It is with great sorrow I report the death of my friend, colleague and hero, Bernie Wrightson. Without going into Wrightson’s entire biography, please allow me to express some random bits about our relationship and why he and his work meant so much to me.
Bernie was one year older than me — which doesn’t seem like much now. A one-year difference seemed enormous in my youth, however. I followed his early fan and fanzine work (which included an formative piece of his that ran in the Creepy magazine letters section one issue), then celebrated when he finally trail-blazed into the Big League of DC comics. Bernie showed me it was possible to have that dream of being a young man and making a living drawing comics to be a distinct possibility.
Bernie will forever be linked with his impressive and groundbreaking DC Comics run of Swamp Thing (a character he co-created with writer Len Wein) and his celebrated Franklin Booth-ish Frankenstein illustrations, that brought him even more acclaim, as well as great notice from some heavy-hitting art collectors. I loved what Wrightson brought to Batman and Spiderman as well. Bernie just seemed to “get” things on every level — he recognized the “essence”. He understood that certain key elements of genres that inspired him just might inspire others, too — and he was right.
Bernie was a co-founder of The Studio, an east coast phenomenon that included Michael Kaluta, Jeffrey Jones and Barry Windsor Smith. This powerhouse of talent inspired me to help form a west coast version at my own spacious studio on La Brea Avenue that at times included Richard Hescox, Dave Stevens and Paul Chadwick.
Bernie picked up the brush-inking torch from Frank Frazetta. I looked at both of these great artists for inspiration and analyzed their remarkable technique with their weapon of choice, a Winsor-Newton brush. Frank and Bernie inspired other brush-men, including Dave Stevens, Mark Schultz and Frank Cho. I dubbed our loose group “The Last Brush-men of the Kalahari” (an artistic take on the Lost Bushmen of the Kalahari). I’m happy to report that a few up-and-coming young lads (and a couple of older guys) have since taken up the torch of brush inking, seemingly inspired by our endeavors.
If I had to describe Wrightson’s basic style at its very essence, I’d call it Frank Frazetta’s solid drawing and ability with a brush combined with the truly disturbing and demented visions of EC’s Graham Ingels. I looked at Bernie’s inking when I wanted to figure out how to depict veins on well-muscled arms. His take on dinosaurs — while not the last word in scientific accuracy — nevertheless seeded my imagination with his dramatic portrayals of these great beasts, helping me to see them anew with fresh, unblinking eyes.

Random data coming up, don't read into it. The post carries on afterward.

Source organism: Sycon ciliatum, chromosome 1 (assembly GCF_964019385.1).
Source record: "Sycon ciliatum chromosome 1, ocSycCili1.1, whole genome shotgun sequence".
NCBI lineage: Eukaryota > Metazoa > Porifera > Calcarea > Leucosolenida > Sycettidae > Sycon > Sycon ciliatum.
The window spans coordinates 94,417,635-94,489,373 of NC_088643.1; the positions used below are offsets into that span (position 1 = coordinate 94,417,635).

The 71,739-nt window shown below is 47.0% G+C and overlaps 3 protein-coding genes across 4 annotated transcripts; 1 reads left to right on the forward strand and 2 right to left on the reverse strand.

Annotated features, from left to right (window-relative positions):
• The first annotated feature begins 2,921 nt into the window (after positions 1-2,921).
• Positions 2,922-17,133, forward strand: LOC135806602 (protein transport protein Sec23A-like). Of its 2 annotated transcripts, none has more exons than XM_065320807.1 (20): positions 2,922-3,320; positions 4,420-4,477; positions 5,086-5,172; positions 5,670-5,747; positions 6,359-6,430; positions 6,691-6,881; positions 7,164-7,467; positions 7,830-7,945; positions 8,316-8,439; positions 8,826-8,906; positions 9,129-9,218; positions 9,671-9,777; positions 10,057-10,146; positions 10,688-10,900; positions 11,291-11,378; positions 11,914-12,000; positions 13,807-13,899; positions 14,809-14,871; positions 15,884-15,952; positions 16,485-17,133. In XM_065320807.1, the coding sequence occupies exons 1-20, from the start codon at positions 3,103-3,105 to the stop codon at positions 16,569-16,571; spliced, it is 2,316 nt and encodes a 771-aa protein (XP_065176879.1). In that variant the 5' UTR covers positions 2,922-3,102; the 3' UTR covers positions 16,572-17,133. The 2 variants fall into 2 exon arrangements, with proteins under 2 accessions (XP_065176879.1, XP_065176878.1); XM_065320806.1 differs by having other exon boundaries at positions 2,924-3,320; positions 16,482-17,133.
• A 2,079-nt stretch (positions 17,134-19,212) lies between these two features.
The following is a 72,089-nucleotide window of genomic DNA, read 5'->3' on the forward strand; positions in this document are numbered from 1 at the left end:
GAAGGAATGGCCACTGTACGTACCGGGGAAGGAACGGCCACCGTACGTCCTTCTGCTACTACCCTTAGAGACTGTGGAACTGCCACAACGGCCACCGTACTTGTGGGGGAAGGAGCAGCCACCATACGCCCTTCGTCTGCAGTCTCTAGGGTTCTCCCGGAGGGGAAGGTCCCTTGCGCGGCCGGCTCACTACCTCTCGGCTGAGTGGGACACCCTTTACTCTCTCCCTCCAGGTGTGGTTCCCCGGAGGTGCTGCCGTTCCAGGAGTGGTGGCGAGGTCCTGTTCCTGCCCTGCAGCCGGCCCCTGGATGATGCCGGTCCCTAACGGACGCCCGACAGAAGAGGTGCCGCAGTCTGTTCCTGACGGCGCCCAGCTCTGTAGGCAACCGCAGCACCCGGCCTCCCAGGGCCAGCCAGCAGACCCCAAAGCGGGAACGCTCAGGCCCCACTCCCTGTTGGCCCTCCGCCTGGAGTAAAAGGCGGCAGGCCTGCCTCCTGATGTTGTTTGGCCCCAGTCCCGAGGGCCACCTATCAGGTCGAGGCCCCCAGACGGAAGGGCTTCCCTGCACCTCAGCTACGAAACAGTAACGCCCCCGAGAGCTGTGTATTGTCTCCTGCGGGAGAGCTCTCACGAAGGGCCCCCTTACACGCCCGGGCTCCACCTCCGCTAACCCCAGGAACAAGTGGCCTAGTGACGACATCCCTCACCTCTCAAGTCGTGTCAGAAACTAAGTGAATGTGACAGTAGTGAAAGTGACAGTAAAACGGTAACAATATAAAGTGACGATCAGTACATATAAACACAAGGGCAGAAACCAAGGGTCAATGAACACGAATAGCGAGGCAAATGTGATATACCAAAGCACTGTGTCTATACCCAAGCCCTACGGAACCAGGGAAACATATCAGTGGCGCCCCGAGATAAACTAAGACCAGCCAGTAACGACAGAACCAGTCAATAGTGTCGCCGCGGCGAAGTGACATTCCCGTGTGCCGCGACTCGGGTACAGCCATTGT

I was the go-to creature designer for the movie biz until Wrightson came to town. My offers immediately shriveled and shifted (rightfully so) to Bernie. Bernie was THE master monster artist. His imagination in that arena seemed breathtakingly endless. I didn’t mind losing the work because it meant that I got to see more of Bernie’s amazing creations up on the movie screen — and I’d much rather gaze upon his fascinating creatures than my own.
Through moving in the same comic book convention circles I finally got to meet Bernie. He was as gracious in person as his art was solid and we became fast friends, especially connecting with our shared love of monsters, dinosaurs and EC comics.
I initially passed on seeing the movie The Texas Chainsaw Massacre until I read in an interview that Chainsaw was so scary it had made Bernie pee his pants. On that high recommendation I dashed to the World Theater to catch a three-movies-for-99¢ screening of this grindhouse wonder. I was not disappointed.
In 1984 the job of production designer for Return of the Living Dead came down to being between Bernie and me — with Bernie the director’s first choice. The producer gave me the gig because I had more experience in film than Bernie at the time — but I did manage to slip some Bernie-isms into some of my designs so that he might be there in spirit.
I tried to work with my pal whenever I could, but our work paths seldom crossed. When possible, we’d send each other jobs in The Biz. We mostly saw each other and hung out at conventions, though. I was delighted when he finally met the love of his life, Liz — a real sweetheart, as Al Williamson would say. Bernie’s other friends agreed with me that Liz was one of the best things that ever happened to Wrightson. I’ve watched Bernie’s talented sons grow and mature into fine young men. I feel very much like an uncle to them and share the pain of their dad’s passing.
I’ve lost a dear, dear friend — but the world at large has lost a truly great artist. Though his mortal form has passed into the land beyond beyond, his magnificent body of work will live on forever.